USTR announced that it will open an electronic portal for submission of exclusion requests on October 31, 2019 for products covered by Annex A of the August 2019 action, and sets out the specific procedures for submitting requests. The USTR notice provides that responses to individual exclusion requests are due 14 days after USTR posts the request on the online portal. Any replies to responses to an exclusion request are due the later of seven days after the close of the 14-day response period, or seven days after the posting of a response.
The U.S. Trade Representative has determined that the European Union (EU) and certain member States have denied U.S. rights under the World Trade Organization (WTO) Agreement and have failed to implement WTO Dispute Settlement Body recommendations concerning certain subsidies to the EU large civil aircraft industry. The U.S. Trade Representative has determined to take action in the form of additional duties on products of certain member States of the EU.
The annual trade value of the list of tariff subheadings subject to additional duties is approximately $7.5 billion, which is consistent with the WTO Arbitrator’s finding on the appropriate level of countermeasures. Annex A identifies the products covered by the action, the rate of duty to be assessed, and the EU member States affected.
By background, the World Trade Organization (WTO) announced that the United States could take countermeasures against Europe for approximately U.S. $7.5 billion annually (that is, additional customs duties) in the large civilian aircraft dispute. The USTR then issued a notice listing the tariff classifications subject to additional customs duties being imposed on certain imports from Europe
This notice of technical adjustments makes technical changes in order to implement the intended scope of the action, and to correct other errors. These technical changes are set out in an annex to the notice and are applicable with respect to products that are entered for consumption, or withdrawn from warehouse for consumption, on or after 12:01 a.m. eastern daylight time on October 18, 2019.
The final rule:
January 23, 2018: The U.S. president, imposed a safeguard measure on imports of certain solar products pursuant to a Section 201 investigation (that is, Section 201 of the Trade Act of 1974).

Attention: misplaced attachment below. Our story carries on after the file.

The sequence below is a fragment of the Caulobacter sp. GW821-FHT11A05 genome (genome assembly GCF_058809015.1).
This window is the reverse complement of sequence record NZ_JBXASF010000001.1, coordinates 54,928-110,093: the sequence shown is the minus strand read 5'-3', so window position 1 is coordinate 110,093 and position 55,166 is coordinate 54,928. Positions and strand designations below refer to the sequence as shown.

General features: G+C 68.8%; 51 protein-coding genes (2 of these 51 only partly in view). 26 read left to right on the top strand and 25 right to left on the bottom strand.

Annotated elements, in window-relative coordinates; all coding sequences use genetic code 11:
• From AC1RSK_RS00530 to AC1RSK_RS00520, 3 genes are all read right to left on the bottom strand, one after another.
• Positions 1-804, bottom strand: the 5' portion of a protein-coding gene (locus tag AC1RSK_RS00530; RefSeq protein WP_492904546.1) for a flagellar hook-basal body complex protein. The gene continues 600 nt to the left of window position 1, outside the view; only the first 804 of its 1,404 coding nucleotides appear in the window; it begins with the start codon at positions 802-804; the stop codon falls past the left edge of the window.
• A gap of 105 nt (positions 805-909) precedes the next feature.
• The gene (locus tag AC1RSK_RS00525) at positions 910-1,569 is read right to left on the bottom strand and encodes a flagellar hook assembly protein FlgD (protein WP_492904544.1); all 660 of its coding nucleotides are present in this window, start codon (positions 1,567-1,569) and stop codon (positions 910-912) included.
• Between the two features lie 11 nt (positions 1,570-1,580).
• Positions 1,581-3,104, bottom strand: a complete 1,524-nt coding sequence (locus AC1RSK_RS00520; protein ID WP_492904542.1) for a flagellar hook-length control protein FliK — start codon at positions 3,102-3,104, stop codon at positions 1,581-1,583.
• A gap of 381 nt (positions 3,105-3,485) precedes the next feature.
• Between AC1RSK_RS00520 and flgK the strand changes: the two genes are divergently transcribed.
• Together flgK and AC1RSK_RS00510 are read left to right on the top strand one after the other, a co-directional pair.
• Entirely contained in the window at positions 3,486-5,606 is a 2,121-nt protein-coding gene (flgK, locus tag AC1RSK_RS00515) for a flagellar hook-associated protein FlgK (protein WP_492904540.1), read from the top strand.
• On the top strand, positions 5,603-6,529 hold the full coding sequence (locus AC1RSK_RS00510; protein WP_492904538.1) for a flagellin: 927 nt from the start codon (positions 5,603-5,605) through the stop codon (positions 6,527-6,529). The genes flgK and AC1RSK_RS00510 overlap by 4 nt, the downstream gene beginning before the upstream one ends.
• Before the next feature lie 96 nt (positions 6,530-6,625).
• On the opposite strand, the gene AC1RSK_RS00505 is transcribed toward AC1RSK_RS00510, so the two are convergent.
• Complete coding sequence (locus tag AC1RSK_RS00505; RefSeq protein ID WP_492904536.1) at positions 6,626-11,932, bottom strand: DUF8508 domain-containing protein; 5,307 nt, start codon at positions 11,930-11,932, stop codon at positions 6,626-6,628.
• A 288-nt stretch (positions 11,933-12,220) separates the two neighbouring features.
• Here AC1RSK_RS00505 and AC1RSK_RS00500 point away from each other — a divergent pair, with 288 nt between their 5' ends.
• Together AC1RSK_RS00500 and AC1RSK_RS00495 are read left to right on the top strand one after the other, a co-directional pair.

February 14, 2018: the USTR established procedures for interested persons to request product-specific exclusions from application of the safeguard measure.
June 13, 2019: the USTR published a notice granting certain requests for exclusions and excluding the products at issue from the safeguard measure’s application. In particular, the USTR excluded bifacial solar panels consisting only of bifacial solar cells.
Since publication of the June 2019 notice, the USTR has evaluated this exclusion further and, after consultation with the Commerce and Energy departments, has determined that the exclusion will undermine the objectives of the safeguard measure.
Notice reports that the USTR has modified the Harmonized Tariff Schedule of the United States (HTSUS) to withdraw the exclusion of bifacial solar panels from application of the safeguard measure and has modified the HTSUS to make certain technical changes in connection with the safeguard measure.
October 7, 2019, USTR Robert Lighthizer and Ambassador of Japan to the United States Shinsuke J. Sugiyama signed the U.S.-Japan Trade Agreement and U.S.-Japan Digital Trade Agreement. The U.S.-Japan Trade Agreement will eliminate or reduce tariffs on certain agricultural and industrial products to enhance bilateral trade in a robust, stable, and mutually beneficial manner between our nations, which together account for approximately 30 percent of global gross domestic product.
U.S.-Japan Digital Trade Agreement priority areas of digital trade include:
The digital trade agreement with Japan meets the gold standard on digital trade rules set by the USMCA and will expand trade in an area where the United States is a leader.